Re: Ex 20.8 - what happened to the mixed term?

If you assume potential energy (V) is a function of position only (the

), then the

only contribute to the kinetic energy term. In this case there's a very clear

physical reason why the mixed term doesn't appear:

Kinetic energy is unchanged if the direction of motion (or momentum) is reversed.So the Taylor expansion around

cannot contain any odd powers of

.

This isn't true, however, if you allow the potential V to depend on velocity, and on the direction of the velocity in particular (not just its magnitude). In that case, you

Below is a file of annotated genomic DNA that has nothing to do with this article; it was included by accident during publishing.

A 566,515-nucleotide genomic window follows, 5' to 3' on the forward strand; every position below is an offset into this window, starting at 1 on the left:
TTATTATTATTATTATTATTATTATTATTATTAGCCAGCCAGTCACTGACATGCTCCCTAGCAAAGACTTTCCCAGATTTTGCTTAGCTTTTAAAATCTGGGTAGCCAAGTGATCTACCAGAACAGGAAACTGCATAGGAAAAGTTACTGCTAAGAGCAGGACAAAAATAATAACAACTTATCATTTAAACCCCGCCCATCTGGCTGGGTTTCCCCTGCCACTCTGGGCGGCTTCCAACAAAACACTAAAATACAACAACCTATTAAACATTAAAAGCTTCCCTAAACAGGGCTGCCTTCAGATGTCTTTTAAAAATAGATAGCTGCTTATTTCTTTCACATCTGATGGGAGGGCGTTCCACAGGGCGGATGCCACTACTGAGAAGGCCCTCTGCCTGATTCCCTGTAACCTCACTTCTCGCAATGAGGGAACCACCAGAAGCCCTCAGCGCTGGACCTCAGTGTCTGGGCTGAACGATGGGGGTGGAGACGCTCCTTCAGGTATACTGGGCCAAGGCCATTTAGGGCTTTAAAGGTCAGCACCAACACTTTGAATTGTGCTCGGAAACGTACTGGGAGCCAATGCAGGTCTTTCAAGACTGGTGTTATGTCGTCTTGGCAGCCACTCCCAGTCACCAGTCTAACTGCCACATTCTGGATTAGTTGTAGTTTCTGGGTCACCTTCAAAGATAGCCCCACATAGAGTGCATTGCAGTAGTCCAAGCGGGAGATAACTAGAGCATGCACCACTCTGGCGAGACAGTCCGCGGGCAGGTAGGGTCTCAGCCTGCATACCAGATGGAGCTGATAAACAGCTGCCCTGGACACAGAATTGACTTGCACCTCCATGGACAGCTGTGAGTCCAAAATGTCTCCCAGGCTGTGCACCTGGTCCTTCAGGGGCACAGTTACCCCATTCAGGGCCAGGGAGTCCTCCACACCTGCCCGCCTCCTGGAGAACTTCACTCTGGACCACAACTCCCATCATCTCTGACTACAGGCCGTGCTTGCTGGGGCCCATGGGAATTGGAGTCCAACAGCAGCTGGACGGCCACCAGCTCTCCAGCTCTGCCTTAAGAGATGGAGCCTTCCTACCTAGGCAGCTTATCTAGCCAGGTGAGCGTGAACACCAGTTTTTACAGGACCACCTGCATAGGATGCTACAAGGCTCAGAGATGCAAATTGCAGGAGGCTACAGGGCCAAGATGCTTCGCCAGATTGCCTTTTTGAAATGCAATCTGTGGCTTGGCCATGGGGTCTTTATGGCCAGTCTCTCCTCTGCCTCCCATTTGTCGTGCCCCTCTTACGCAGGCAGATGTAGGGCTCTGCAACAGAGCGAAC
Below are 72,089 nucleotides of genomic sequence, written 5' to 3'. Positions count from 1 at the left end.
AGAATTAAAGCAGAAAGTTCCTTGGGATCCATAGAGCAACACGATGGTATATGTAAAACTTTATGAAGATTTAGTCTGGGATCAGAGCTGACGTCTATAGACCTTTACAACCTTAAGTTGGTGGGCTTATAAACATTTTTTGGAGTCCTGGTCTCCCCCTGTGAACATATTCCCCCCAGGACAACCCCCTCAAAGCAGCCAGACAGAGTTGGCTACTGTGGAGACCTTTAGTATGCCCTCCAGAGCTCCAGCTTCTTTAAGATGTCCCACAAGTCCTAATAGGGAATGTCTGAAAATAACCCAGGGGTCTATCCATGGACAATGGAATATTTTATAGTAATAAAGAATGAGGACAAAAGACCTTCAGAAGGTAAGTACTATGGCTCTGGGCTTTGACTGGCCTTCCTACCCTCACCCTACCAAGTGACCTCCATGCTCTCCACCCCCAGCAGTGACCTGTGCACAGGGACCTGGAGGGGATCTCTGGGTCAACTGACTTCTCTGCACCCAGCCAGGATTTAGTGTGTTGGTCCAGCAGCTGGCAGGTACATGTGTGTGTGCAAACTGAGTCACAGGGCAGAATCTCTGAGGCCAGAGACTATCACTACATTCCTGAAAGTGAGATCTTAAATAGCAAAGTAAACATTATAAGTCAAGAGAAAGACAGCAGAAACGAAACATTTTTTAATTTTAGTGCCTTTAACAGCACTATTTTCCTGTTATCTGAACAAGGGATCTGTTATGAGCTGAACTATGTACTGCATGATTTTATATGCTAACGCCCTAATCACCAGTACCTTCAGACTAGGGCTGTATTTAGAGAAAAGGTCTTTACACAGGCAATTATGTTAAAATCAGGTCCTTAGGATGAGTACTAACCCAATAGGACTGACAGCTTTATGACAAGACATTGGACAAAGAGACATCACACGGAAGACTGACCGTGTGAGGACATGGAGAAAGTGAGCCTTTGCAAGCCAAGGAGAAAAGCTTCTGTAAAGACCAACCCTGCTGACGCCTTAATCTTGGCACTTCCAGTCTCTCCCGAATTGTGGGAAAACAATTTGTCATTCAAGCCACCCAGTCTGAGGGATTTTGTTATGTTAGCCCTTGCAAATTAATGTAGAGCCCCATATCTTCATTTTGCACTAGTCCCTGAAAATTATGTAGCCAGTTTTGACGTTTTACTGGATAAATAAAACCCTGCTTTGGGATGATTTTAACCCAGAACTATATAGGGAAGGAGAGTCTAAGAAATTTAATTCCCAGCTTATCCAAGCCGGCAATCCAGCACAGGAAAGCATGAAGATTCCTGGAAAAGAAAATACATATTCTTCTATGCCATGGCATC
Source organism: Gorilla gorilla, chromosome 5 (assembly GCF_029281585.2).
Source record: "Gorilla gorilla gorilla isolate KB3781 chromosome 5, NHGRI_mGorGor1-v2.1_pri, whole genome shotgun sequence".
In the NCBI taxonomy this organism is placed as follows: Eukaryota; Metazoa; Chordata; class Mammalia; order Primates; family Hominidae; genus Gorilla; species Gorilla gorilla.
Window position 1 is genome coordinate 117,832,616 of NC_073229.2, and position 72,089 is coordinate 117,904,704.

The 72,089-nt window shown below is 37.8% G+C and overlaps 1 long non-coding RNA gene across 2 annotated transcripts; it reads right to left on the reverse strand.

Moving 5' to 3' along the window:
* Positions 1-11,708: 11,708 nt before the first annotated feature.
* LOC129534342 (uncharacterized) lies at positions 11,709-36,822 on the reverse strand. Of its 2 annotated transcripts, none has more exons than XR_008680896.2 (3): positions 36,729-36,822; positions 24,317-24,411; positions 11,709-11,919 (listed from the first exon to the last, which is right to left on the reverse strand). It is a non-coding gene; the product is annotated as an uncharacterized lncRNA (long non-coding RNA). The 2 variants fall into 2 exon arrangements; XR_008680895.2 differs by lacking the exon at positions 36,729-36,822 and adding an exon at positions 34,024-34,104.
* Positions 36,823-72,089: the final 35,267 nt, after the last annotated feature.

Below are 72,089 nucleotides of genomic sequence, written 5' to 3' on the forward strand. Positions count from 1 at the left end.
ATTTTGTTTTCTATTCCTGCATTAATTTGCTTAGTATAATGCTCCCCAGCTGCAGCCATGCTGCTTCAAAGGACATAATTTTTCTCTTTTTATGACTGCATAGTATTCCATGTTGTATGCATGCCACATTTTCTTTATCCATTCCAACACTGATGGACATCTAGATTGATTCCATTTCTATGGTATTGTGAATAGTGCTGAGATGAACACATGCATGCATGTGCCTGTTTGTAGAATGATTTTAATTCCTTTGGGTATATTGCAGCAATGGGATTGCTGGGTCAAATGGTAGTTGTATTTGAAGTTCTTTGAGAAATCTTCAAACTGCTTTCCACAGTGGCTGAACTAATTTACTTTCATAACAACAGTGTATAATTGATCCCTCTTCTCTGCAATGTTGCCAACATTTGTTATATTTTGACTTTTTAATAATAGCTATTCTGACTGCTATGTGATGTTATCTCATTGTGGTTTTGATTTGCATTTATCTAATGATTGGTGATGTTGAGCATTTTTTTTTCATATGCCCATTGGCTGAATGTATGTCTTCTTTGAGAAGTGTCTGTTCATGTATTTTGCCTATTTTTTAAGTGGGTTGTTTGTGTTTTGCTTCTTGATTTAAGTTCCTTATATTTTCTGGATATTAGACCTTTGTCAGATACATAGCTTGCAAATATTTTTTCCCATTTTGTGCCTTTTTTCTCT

can get a non-vanishing mixed term in the Hamiltonian's Taylor expansion.

The first two sentences on p.481 strongly suggest that Penrose is assuming V depends only on position - but he doesn't adequately explain or justify this assumption (in my opinion), nor does he clarify under what circumstances (if any) it might fail to hold.

(Note that the single, unmixed terms linear in

and

must always vanish, simply as a consequence of equilibrium, irrespective of the form of the Hamiltonian).